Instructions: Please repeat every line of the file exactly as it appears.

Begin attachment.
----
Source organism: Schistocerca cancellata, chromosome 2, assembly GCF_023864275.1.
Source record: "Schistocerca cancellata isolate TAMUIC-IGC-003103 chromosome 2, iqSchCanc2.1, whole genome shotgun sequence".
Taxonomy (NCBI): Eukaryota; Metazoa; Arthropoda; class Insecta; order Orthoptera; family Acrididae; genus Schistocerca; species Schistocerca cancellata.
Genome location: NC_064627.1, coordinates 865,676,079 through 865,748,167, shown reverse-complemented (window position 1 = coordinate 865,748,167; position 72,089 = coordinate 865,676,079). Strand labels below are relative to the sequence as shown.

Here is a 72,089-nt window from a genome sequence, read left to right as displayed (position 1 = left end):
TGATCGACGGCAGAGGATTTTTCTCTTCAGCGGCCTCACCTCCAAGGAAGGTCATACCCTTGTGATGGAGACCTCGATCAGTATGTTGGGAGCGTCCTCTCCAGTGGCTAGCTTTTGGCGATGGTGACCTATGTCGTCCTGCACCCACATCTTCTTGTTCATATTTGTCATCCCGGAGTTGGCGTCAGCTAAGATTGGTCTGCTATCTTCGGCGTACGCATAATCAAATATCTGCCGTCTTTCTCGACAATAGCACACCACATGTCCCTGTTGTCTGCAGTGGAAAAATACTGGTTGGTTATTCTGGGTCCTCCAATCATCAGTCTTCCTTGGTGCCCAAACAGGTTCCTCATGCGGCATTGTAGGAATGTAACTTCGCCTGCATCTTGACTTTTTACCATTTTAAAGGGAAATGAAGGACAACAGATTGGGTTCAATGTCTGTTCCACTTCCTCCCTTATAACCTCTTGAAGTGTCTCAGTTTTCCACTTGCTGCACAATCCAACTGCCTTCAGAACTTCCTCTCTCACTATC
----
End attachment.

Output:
Source organism: Schistocerca cancellata, chromosome 2, assembly GCF_023864275.1.
Source record: "Schistocerca cancellata isolate TAMUIC-IGC-003103 chromosome 2, iqSchCanc2.1, whole genome shotgun sequence".
Taxonomy (NCBI): Eukaryota; Metazoa; Arthropoda; class Insecta; order Orthoptera; family Acrididae; genus Schistocerca; species Schistocerca cancellata.
Genome location: NC_064627.1, coordinates 865,676,079 through 865,748,167, shown reverse-complemented (window position 1 = coordinate 865,748,167; position 72,089 = coordinate 865,676,079). Strand labels below are relative to the sequence as shown.

Here is a 72,089-nt window from a genome sequence, read left to right as displayed (position 1 = left end):
TGATCGACGGCAGAGGATTTTTCTCTTCAGCGGCCTCACCTCCAAGGAAGGTCATACCCTTGTGATGGAGACCTCGATCAGTATGTTGGGAGCGTCCTCTCCAGTGGCTAGCTTTTGGCGATGGTGACCTATGTCGTCCTGCACCCACATCTTCTTGTTCATATTTGTCATCCCGGAGTTGGCGTCAGCTAAGATTGGTCTGCTATCTTCGGCGTACGCATAATCAAATATCTGCCGTCTTTCTCGACAATAGCACACCACATGTCCCTGTTGTCTGCAGTGGAAAAATACTGGTTGGTTATTCTGGGTCCTCCAATCATCAGTCTTCCTTGGTGCCCAAACAGGTTCCTCATGCGGCATTGTAGGAATGTAACTTCGCCTGCATCTTGACTTTTTACCATTTTAAAGGGAAATGAAGGACAACAGATTGGGTTCAATGTCTGTTCCACTTCCTCCCTTATAACCTCTTGAAGTGTCTCAGTTTTCCACTTGCTGCACAATCCAACTGCCTTCAGAACTTCCTCTCTCACTATC